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Other voices: Time to pay college athletes?

Walk into any grocery store, and the magazine rack bursting with glossy covers tells time as well as any calendar: College football is just a short pass away.

The college game has evolved over decades into today’s faster, harder-hitting spectacular. Great piles of cash, much of it from television, has stripped away the amateur conceit at the highest levels for everyone except the players supposedly limited to tuition, room and board.

Soon enough, even that will change. Decide among yourselves whether stipends for football and men’s basketball players enhance college athletics or lead to their ruination. The questions of the moment don’t include whether we like it, only how soon, how much and who decides.

That’s the shorthand version of two pivotal NCAA decisions, one in an Oakland, California, courtroom and the other by the Division I Board of Directors.

In Oakland, a federal judge ruled for the plaintiffs in what has become known as the O’Bannon case, ordering NCAA members to pay football and men’s basketball players up to $5,000 per year for use of their names, images and likenesses.

Those payments could start in 2016, but by then, the NCAA could well be operating under new rules, if its full membership agrees to give new autonomy to members of the so-called power-five conferences. Those conferences, which include the Big 12, want to set their own rules, including remittances to certain athletes beyond scholarships.

Obviously, questions are beating answers, like Baylor running up the score on Directional State U in early September. Will these paydays be limited by sport? What about women’s athletes and Title IX? Is $5,000 per year the number? Should every athlete earn the same amount?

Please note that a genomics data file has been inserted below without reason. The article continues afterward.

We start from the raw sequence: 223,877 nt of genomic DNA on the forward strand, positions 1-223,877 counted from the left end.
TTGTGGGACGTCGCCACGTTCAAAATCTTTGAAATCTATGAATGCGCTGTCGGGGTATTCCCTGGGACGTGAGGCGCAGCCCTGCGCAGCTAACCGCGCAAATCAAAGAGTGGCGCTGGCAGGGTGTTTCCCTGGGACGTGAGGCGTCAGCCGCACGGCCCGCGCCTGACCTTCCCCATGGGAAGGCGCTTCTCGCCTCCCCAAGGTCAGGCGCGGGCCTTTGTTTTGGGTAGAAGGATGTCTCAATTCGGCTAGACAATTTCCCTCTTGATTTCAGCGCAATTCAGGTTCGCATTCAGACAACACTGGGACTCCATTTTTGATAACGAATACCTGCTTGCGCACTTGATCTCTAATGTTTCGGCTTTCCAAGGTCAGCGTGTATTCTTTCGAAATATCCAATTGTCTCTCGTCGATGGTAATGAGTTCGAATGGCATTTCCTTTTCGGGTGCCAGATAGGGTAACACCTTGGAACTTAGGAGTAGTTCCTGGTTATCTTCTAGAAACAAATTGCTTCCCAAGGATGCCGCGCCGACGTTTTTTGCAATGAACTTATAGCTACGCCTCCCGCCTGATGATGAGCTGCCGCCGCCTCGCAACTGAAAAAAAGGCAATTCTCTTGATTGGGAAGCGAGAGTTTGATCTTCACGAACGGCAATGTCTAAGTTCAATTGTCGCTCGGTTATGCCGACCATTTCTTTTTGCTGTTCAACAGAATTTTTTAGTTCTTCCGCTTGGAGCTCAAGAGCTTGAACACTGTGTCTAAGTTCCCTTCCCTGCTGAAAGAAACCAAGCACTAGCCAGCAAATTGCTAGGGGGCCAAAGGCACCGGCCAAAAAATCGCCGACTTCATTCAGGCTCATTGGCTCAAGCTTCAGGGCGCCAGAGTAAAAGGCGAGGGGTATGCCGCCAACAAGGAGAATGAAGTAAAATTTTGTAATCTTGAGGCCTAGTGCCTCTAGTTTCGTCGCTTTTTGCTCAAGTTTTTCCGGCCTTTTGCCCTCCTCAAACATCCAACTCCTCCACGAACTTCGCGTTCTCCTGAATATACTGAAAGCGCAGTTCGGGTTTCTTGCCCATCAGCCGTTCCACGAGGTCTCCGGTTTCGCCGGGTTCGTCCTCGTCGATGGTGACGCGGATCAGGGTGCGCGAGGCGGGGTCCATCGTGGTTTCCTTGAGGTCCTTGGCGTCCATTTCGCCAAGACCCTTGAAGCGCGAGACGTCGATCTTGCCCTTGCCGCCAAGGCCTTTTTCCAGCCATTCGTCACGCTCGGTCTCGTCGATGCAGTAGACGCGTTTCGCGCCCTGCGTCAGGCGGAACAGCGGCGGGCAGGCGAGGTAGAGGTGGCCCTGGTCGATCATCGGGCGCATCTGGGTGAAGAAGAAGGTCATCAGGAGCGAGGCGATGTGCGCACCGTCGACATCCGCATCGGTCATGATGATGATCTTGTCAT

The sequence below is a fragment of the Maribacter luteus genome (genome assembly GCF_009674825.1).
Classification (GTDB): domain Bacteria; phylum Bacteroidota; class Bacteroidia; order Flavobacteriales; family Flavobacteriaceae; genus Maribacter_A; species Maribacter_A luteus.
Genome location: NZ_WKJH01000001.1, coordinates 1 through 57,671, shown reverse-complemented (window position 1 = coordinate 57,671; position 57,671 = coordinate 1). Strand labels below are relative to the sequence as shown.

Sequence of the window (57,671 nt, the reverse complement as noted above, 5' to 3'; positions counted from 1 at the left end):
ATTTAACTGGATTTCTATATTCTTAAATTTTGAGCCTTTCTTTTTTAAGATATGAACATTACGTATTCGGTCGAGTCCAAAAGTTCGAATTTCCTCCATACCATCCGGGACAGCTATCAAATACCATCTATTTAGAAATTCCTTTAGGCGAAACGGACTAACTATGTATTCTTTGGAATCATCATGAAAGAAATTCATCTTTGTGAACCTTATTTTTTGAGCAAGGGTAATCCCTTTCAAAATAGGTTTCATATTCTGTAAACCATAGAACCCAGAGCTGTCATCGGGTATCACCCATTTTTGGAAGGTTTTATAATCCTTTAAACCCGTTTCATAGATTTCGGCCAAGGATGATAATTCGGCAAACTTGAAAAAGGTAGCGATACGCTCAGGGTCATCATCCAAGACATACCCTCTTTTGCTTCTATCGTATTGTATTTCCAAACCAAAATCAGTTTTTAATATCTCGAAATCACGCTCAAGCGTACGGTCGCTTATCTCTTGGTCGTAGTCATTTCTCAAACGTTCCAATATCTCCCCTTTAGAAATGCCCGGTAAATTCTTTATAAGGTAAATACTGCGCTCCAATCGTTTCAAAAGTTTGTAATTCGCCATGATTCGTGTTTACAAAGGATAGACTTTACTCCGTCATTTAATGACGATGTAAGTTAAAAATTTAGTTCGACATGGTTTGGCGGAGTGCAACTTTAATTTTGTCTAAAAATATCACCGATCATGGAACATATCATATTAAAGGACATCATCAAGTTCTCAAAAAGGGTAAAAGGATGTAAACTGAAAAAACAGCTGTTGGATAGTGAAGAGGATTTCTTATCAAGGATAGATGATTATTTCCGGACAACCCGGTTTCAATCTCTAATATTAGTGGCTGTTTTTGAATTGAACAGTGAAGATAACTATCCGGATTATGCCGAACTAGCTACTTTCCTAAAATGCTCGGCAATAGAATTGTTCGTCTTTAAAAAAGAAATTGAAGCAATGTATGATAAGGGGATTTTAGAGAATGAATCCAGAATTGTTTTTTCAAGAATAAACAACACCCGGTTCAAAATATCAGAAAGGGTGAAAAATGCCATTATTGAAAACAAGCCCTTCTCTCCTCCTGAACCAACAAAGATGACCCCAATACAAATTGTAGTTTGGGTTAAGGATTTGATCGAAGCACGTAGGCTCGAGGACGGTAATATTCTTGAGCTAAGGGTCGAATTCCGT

And, most important: Who rules, colleges or courts?

If and when the full NCAA membership gives the power-five conferences — the Big 12, Atlantic Coast, Big Ten, Pacific 10 and Southeastern — their autonomy, the jury is out. They include nearly every big-time football program, but not all of the major basketball schools.

They are a mix of public and private, huge and less so, with varying academic and athletic missions. For now, they are knit together by history and football programs competing at the highest level short of the NFL.

The O’Bannon ruling, named for former UCLA basketball star Ed O’Bannon, brings similar uncertainty. U.S. District Judge Claudia Wilken rejected the NCAA’s stated definition of amateurism but then capped annual payments for commercial use of names and likenesses at $5,000.

One theory goes that if the NCAA knew the amount would be so low, it might not have fought so hard. Still, NCAA President Mark Emmert says he will appeal.

So as you gather ’round the tailgate or fire up the big screen, remember that the product you love will look the same but its underpinnings are changing dramatically. We have crossed a line, for good or ill.

— The Dallas Morning News